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Google Chrome on Apple: Table Scraps


Imminent browser release will be missing key features.

To English playwright William Congreve, more fury can be found within a scorned woman than the fiery depths of hell. While Google (GOOG) can hold a similar claim to being famously slighted by Apple (AAPL) several times this year, a furious response has instead manifested into utter indifference.

Even before it released its Chrome web browser for Windows (MSFT) systems in September 2008, Google had promised to get cracking on Mac and Linux versions. Besides the Chrome "test shell" -- a pared down browser used for testing and development -- there hasn't been an official Chrome release on anything but Windows machines. The company, however, promised to have a working beta version out by the end of 2009.

As the deadline nears, it appears the Google team might actually beat estimates by a few weeks. The release of a Mac-compatible version of Chrome will be coming soon, but in order to hit the deadline, Google was forced to eliminate many of its key features available in the Windows version -- making it barely better than the test shell.

The new version will not feature multi-touch support or 64-bit compatibility -- which disappoints only a few tech zealots -- but also lacks a bookmark manager, bookmark syncing, and browser extensions! App Mode and Google Gears are also missing, so users won't have the ability to alter site-specific features or access Gmail and Google Docs while offline.

Before these features are added in an update some time in the future, using Google Chrome for Mac will be like web browsing in the 20th century. The software might be faster, but the missing features will turn it into a very unpleasant experience. To release it at this stage, Google is both rushing to keep its promise and displaying a total lack of regard toward Apple users.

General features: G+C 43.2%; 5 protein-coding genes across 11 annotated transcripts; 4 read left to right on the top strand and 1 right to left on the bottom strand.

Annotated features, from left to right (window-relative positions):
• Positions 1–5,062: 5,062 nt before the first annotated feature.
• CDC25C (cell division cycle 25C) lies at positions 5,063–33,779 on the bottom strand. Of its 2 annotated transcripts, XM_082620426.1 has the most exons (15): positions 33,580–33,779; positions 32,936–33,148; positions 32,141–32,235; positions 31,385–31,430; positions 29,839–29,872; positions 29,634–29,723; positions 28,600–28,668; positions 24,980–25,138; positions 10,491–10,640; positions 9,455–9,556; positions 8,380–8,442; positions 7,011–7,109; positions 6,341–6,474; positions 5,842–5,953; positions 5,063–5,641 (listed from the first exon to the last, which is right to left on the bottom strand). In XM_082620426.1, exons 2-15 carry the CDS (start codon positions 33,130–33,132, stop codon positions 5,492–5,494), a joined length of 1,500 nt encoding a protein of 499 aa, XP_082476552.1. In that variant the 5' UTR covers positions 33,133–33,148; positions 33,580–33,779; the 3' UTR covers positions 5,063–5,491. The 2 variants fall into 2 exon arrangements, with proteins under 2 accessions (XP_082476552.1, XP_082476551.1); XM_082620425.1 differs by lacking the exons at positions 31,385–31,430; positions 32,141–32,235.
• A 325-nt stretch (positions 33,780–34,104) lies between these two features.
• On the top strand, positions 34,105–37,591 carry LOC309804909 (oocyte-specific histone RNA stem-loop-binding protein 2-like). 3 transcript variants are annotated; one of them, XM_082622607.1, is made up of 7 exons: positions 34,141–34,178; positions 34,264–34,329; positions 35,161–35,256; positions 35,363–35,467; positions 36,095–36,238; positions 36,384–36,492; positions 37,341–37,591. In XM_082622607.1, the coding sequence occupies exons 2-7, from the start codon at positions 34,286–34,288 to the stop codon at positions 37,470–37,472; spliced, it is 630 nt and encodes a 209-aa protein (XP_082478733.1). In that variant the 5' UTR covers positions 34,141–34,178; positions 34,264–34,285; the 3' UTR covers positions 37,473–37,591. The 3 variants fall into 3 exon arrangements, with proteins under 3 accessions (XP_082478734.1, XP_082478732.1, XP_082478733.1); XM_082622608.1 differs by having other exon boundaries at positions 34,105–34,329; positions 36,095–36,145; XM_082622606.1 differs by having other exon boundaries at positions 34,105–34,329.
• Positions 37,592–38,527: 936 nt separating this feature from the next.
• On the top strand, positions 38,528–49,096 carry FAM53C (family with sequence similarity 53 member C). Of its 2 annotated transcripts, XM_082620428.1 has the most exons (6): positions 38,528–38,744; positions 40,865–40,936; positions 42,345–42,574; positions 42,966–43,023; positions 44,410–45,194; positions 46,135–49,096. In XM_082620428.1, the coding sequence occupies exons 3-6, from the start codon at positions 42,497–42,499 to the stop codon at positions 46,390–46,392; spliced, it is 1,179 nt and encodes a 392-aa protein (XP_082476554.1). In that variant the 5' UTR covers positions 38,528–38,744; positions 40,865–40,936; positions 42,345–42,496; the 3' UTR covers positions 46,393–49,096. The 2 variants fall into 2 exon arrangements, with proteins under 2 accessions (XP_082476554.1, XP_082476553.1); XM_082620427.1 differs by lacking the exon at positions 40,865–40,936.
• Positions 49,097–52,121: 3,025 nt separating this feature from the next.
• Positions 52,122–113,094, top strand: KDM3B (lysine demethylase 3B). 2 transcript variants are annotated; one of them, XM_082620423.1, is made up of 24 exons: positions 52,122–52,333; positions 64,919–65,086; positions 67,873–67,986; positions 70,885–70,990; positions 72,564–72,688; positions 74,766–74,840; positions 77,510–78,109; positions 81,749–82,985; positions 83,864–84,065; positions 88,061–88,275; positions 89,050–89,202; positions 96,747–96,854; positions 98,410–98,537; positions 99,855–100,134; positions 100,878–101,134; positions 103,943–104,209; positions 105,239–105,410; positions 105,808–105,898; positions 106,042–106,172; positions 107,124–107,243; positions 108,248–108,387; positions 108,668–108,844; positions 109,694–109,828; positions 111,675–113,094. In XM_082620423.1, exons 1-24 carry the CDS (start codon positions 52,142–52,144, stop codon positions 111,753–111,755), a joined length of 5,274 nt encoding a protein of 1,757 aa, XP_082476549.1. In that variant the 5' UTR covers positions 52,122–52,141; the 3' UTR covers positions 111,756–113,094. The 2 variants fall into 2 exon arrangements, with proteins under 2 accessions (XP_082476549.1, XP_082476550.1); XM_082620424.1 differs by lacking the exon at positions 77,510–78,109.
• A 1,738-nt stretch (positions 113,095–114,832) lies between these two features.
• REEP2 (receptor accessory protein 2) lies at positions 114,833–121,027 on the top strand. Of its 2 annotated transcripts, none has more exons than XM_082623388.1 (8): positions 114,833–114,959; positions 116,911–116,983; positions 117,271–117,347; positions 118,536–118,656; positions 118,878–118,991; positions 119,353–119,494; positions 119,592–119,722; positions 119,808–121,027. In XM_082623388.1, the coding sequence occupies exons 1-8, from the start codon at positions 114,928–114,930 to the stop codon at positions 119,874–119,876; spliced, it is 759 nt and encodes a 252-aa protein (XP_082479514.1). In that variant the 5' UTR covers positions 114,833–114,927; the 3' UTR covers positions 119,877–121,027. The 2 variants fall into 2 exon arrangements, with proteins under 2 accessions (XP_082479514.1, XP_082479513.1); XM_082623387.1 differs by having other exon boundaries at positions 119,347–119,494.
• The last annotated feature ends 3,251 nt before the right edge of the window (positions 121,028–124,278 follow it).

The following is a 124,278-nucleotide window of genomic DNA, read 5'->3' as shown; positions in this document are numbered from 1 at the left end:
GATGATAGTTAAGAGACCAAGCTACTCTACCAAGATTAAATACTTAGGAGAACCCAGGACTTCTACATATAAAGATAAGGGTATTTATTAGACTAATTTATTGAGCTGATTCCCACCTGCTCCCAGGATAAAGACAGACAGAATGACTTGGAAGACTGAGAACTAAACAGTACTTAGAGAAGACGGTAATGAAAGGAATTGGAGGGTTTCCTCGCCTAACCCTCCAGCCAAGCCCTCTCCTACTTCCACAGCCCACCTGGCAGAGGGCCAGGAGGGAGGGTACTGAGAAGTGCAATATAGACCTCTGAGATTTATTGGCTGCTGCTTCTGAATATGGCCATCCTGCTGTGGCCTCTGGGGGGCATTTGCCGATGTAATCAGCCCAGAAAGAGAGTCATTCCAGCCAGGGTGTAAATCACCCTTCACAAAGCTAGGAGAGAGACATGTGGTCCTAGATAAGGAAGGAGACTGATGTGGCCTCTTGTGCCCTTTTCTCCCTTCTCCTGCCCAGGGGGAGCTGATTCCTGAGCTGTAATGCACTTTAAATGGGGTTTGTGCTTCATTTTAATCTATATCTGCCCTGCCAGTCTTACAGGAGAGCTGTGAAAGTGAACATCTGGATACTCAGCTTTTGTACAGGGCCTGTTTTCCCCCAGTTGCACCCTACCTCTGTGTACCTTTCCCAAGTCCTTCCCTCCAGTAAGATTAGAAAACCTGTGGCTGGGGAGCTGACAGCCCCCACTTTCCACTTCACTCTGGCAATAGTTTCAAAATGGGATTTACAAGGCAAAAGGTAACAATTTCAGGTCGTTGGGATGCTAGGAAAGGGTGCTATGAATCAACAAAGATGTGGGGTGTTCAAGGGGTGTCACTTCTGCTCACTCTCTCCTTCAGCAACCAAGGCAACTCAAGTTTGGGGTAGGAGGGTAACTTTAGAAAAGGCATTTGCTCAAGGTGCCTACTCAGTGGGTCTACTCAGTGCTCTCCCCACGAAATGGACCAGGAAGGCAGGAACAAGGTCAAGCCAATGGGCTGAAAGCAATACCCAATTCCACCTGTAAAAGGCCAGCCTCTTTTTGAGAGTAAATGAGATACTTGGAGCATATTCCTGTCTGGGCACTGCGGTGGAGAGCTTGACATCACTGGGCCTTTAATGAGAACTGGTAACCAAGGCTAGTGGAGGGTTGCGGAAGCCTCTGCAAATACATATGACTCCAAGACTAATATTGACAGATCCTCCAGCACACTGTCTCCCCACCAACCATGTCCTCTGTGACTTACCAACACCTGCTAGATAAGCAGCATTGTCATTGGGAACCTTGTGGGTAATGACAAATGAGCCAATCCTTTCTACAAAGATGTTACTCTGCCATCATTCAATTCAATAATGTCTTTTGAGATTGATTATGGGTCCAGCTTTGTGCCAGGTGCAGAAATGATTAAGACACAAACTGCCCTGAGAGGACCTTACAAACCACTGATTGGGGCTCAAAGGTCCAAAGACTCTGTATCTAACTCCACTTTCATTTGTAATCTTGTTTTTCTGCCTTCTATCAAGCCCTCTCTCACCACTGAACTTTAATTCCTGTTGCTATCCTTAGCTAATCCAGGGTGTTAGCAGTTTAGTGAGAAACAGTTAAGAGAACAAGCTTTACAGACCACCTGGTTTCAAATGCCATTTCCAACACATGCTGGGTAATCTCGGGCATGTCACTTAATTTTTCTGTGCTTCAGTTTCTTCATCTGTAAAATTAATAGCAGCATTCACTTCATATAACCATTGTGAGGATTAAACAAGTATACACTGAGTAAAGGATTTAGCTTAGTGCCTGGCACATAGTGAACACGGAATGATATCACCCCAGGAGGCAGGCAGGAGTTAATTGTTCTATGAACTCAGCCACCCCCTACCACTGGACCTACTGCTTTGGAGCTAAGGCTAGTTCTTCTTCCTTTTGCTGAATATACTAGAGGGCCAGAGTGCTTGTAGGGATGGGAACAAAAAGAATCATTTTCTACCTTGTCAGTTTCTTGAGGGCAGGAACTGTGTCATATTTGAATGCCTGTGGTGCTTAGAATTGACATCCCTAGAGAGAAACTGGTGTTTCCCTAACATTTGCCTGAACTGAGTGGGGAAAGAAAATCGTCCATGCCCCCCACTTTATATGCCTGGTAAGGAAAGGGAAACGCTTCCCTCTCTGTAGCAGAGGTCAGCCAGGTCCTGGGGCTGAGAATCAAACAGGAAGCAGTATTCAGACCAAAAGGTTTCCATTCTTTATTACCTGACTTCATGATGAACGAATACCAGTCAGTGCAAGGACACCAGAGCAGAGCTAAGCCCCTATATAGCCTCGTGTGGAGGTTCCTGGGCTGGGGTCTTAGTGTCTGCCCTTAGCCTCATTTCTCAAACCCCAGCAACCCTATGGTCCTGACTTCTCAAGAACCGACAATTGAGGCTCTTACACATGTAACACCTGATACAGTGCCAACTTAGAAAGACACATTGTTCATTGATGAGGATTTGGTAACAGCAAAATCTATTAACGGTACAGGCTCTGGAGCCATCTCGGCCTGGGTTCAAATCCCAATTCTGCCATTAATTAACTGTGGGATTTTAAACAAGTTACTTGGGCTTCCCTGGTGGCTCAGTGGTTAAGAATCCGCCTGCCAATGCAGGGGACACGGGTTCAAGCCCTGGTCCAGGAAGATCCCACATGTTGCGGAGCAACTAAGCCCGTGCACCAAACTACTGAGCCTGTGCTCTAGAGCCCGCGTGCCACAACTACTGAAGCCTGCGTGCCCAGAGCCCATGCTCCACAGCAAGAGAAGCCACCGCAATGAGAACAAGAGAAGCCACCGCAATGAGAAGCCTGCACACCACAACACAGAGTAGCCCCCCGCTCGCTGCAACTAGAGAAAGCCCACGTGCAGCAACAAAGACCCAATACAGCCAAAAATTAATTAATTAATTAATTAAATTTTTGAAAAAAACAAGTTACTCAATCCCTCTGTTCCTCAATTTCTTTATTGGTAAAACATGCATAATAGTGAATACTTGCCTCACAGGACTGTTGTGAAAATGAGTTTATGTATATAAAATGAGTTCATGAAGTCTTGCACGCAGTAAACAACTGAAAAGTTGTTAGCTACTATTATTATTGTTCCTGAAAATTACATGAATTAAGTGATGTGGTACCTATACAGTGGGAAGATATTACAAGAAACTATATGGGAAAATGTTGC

But it appears to be par for 2009's course.

Tensions between the two companies have been broiling for months (see The Apple-Google Grudge Match Intensifies) and involved a multitude of battles, both large and small: A dust-up over the Google Voice app on the iPhone that included AT&T (T) and the FCC, the refusal to carry Google Latitude in the App Store, Apple's search for another map provider, CEO Eric Schmidt's resignation from the Apple board of directors, competing smartphones, fierce attack ads by Verizon (VZ), AT&T, and Motorola (MOT), and the introduction of a new operating system.

Although Apple is surely pleased that its Safari browser still looks good in comparison, a featureless Google Chrome release just furthers the divide between the two angry tech giants.
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